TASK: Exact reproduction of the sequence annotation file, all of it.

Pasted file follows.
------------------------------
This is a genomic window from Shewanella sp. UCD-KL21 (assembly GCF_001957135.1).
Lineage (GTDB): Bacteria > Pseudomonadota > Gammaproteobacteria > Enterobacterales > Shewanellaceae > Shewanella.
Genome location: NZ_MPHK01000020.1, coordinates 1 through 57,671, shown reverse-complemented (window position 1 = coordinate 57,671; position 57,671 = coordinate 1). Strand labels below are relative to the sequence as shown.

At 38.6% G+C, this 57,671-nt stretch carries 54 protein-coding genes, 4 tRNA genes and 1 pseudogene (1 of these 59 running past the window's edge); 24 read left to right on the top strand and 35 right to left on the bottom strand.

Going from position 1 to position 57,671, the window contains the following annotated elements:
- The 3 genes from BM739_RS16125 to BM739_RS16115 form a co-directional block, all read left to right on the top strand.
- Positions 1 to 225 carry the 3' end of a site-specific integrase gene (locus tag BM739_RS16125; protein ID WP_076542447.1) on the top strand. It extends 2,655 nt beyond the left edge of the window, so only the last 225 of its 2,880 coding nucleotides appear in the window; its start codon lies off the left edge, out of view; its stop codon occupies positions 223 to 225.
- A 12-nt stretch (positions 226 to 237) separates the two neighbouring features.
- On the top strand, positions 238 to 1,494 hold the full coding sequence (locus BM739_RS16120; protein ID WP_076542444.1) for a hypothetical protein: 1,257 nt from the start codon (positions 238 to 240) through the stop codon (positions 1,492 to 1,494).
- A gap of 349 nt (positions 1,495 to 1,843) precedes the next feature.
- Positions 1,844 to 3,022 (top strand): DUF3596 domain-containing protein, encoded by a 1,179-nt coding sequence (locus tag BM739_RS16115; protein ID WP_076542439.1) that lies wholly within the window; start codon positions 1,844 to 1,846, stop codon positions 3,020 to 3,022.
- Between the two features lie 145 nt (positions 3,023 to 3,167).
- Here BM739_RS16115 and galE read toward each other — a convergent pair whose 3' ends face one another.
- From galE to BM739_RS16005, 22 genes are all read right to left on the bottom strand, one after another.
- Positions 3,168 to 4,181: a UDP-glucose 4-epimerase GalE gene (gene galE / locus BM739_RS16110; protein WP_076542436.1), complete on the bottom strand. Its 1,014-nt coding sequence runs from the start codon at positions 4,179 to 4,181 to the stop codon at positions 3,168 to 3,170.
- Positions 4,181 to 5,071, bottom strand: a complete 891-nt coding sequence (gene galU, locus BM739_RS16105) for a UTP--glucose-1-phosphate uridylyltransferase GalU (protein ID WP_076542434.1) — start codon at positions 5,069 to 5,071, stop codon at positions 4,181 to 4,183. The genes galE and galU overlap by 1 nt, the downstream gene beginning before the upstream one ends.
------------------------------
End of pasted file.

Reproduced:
This is a genomic window from Shewanella sp. UCD-KL21 (assembly GCF_001957135.1).
Lineage (GTDB): Bacteria > Pseudomonadota > Gammaproteobacteria > Enterobacterales > Shewanellaceae > Shewanella.
Genome location: NZ_MPHK01000020.1, coordinates 1 through 57,671, shown reverse-complemented (window position 1 = coordinate 57,671; position 57,671 = coordinate 1). Strand labels below are relative to the sequence as shown.

At 38.6% G+C, this 57,671-nt stretch carries 54 protein-coding genes, 4 tRNA genes and 1 pseudogene (1 of these 59 running past the window's edge); 24 read left to right on the top strand and 35 right to left on the bottom strand.

Going from position 1 to position 57,671, the window contains the following annotated elements:
- The 3 genes from BM739_RS16125 to BM739_RS16115 form a co-directional block, all read left to right on the top strand.
- Positions 1 to 225 carry the 3' end of a site-specific integrase gene (locus tag BM739_RS16125; protein ID WP_076542447.1) on the top strand. It extends 2,655 nt beyond the left edge of the window, so only the last 225 of its 2,880 coding nucleotides appear in the window; its start codon lies off the left edge, out of view; its stop codon occupies positions 223 to 225.
- A 12-nt stretch (positions 226 to 237) separates the two neighbouring features.
- On the top strand, positions 238 to 1,494 hold the full coding sequence (locus BM739_RS16120; protein ID WP_076542444.1) for a hypothetical protein: 1,257 nt from the start codon (positions 238 to 240) through the stop codon (positions 1,492 to 1,494).
- A gap of 349 nt (positions 1,495 to 1,843) precedes the next feature.
- Positions 1,844 to 3,022 (top strand): DUF3596 domain-containing protein, encoded by a 1,179-nt coding sequence (locus tag BM739_RS16115; protein ID WP_076542439.1) that lies wholly within the window; start codon positions 1,844 to 1,846, stop codon positions 3,020 to 3,022.
- Between the two features lie 145 nt (positions 3,023 to 3,167).
- Here BM739_RS16115 and galE read toward each other — a convergent pair whose 3' ends face one another.
- From galE to BM739_RS16005, 22 genes are all read right to left on the bottom strand, one after another.
- Positions 3,168 to 4,181: a UDP-glucose 4-epimerase GalE gene (gene galE / locus BM739_RS16110; protein WP_076542436.1), complete on the bottom strand. Its 1,014-nt coding sequence runs from the start codon at positions 4,179 to 4,181 to the stop codon at positions 3,168 to 3,170.
- Positions 4,181 to 5,071, bottom strand: a complete 891-nt coding sequence (gene galU, locus BM739_RS16105) for a UTP--glucose-1-phosphate uridylyltransferase GalU (protein ID WP_076542434.1) — start codon at positions 5,069 to 5,071, stop codon at positions 4,181 to 4,183. The genes galE and galU overlap by 1 nt, the downstream gene beginning before the upstream one ends.